General Motors’ 112-year-old luxury car division, founded in Detroit and named for the city’s founder, is moving its headquarters to New York.
Cadillac, which has been steadily losing sales to its German rivals, wants to get closer to its ideal buyers. Executives and marketing staffers will set up shop in a loft office in Manhattan’s trendy SoHo neighborhood starting next year.
“There is no city in the world where the inhabitants are more immersed in a premium lifestyle than in New York,” Johann de Nysschen, the brand’s new president, said in a statement issued announcing the move. “It allows our team to share experiences with premium-brand consumers and develop attitudes in common with our audience.”
Cadillac will become a separate business unit, giving it more freedom to chase global growth. Most product engineering and design will remain in Detroit. Cadillac models will continue to be built at plants in Michigan, Texas, Canada, Mexico and China.
The company is still evaluating which employees go to New York, but spokesman David Caldwell said it’s likely fewer than 100 people will move in the first phase next year.
Allen Adamson, managing director of branding firm Landor Associates in New York, said the advantage of New York is its proximity to the luxury market.
“You have to catch trends closer to potential buyers,” Adamson said. “There are more hedge fund billionaires in NYC than there are in Detroit. The team will be closer to the luxury market and luxury users.”
Adamson said it’s also less important today for car brands to be linked to manufacturing centers like Detroit. Fiat Chrysler’s new global headquarters will be in London, for example.
“Cars today are less about the functionality of wheels and transmission and more about total experience: music, computer integration, the experience driving it. I don’t think the expertise is necessarily tied to a particular geography,” he said.
Right now, New York is Cadillac’s fourth-best U.S. market, behind Texas, Florida and Michigan. That could change, although analysts say most consumers won’t know where the brand is headquartered.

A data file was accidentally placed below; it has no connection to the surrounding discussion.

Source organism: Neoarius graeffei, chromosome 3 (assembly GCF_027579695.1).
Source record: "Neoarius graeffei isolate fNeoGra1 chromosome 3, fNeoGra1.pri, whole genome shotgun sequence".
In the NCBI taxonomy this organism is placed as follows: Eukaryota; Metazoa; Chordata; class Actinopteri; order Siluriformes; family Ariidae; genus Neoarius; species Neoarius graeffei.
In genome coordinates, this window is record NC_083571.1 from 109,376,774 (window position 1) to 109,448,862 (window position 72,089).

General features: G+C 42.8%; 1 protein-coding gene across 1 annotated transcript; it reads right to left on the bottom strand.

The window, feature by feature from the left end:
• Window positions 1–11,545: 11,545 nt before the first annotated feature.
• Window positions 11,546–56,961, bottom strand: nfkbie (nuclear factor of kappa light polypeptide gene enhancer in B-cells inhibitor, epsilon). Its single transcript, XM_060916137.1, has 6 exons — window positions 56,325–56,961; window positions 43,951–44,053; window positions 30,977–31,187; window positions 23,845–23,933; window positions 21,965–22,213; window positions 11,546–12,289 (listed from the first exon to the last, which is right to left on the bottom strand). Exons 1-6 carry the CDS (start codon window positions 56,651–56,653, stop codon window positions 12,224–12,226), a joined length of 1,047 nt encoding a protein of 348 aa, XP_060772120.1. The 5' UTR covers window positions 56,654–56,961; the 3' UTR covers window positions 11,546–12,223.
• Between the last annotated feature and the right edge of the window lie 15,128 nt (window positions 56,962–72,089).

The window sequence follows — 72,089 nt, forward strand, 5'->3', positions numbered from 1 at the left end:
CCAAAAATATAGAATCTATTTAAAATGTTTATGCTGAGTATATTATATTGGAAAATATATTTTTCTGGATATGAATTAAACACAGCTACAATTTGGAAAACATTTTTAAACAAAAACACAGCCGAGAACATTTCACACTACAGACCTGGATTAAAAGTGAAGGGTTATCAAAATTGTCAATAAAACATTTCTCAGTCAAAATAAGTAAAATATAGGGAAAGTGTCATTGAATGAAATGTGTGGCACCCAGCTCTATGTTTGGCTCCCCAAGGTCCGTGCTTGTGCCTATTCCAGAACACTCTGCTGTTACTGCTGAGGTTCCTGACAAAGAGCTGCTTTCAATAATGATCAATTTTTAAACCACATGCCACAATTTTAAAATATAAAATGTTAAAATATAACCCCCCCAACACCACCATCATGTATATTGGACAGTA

Corporate moves are something of a specialty for de Nysschen, who became Cadillac’s chief in August. He was head of Audi’s U.S. division when it moved its U.S. headquarters from suburban Detroit to Virginia in 2007. In 2012, he took over Nissan’s luxury Infiniti brand, which had just moved its headquarters from Japan to Hong Kong. Infiniti struggled immediately after the move, but new products helped its sales jump 30 percent in the first half of this year.
Cadillac sales are up 10 percent worldwide through August. Sales are up 70 percent in China, where the newly revamped CTS sedan just went on sale.
In the U.S., Cadillac isn’t performing as well. Sales have slumped nearly 5 percent this year despite well-reviewed new vehicles like the ATS coupe and XTS sedan.
U.S. luxury car sales have grown at more than double the pace of non-luxury car sales so far this year. Cadillac is missing out on those buyers. Audi sales are up nearly 15 percent, BMW is up almost 12 percent and Mercedes-Benz is up 9 percent, according to Autodata Corp. Toyota’s Lexus luxury brand posted a 16 percent increase through August.
GM’s product development chief, Mark Reuss, said that Cadillac’s sales have been disappointing. Reuss said Cadillac is making good products but needs better support from marketing. The move to New York should help that, he said.
“We need to get some fresh thinking into that brand,” he said.
Eric Ibara, a senior analyst at Kelley Blue Book, said Cadillac has discovered that making competitive products isn’t enough. He thinks the move will help Cadillac rebrand itself in a way that better suits the sleek vehicles now in its showrooms.
Cadillac isn’t the first Detroit brand to leave the Motor City. Ford’s luxury Lincoln brand moved its ad agency, Hudson Rouge, to New York in 2011. Lincoln hopes to score big with a new SUV, the MKC, and new ads starring Oscar-winning actor Matthew McConnaughey, but the brand has struggled to remake itself after a long decline.
Ford also tried to breathe new life into its luxury brands in 2000 by moving the North American headquarters of Jaguar, Aston Martin, Land Rover and Volvo to California. The company ran into money trouble and eventually sold those brands. It maintains a small design studio in Irvine.